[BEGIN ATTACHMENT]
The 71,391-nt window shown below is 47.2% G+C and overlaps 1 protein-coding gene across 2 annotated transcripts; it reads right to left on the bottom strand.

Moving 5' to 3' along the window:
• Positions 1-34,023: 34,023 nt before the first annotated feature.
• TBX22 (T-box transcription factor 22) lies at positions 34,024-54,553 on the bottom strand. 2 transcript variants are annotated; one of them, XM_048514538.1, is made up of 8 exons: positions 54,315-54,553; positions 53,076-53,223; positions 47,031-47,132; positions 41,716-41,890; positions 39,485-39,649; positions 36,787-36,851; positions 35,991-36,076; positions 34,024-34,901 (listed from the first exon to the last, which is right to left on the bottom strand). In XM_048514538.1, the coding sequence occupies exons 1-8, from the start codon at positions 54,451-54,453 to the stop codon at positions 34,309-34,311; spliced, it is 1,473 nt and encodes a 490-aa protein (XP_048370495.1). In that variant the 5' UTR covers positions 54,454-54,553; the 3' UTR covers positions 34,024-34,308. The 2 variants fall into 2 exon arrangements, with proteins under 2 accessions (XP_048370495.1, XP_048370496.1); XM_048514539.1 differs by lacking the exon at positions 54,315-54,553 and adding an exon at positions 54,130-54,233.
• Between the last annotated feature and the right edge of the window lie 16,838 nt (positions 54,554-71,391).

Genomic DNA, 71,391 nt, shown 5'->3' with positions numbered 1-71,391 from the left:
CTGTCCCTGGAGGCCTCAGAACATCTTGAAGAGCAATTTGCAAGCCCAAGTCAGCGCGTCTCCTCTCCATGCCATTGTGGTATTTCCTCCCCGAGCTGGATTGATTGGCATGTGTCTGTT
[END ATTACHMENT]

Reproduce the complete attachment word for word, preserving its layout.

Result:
The 71,391-nt window shown below is 47.2% G+C and overlaps 1 protein-coding gene across 2 annotated transcripts; it reads right to left on the bottom strand.

Moving 5' to 3' along the window:
• Positions 1-34,023: 34,023 nt before the first annotated feature.
• TBX22 (T-box transcription factor 22) lies at positions 34,024-54,553 on the bottom strand. 2 transcript variants are annotated; one of them, XM_048514538.1, is made up of 8 exons: positions 54,315-54,553; positions 53,076-53,223; positions 47,031-47,132; positions 41,716-41,890; positions 39,485-39,649; positions 36,787-36,851; positions 35,991-36,076; positions 34,024-34,901 (listed from the first exon to the last, which is right to left on the bottom strand). In XM_048514538.1, the coding sequence occupies exons 1-8, from the start codon at positions 54,451-54,453 to the stop codon at positions 34,309-34,311; spliced, it is 1,473 nt and encodes a 490-aa protein (XP_048370495.1). In that variant the 5' UTR covers positions 54,454-54,553; the 3' UTR covers positions 34,024-34,308. The 2 variants fall into 2 exon arrangements, with proteins under 2 accessions (XP_048370495.1, XP_048370496.1); XM_048514539.1 differs by lacking the exon at positions 54,315-54,553 and adding an exon at positions 54,130-54,233.
• Between the last annotated feature and the right edge of the window lie 16,838 nt (positions 54,554-71,391).

Genomic DNA, 71,391 nt, shown 5'->3' with positions numbered 1-71,391 from the left:
CTGTCCCTGGAGGCCTCAGAACATCTTGAAGAGCAATTTGCAAGCCCAAGTCAGCGCGTCTCCTCTCCATGCCATTGTGGTATTTCCTCCCCGAGCTGGATTGATTGGCATGTGTCTGTT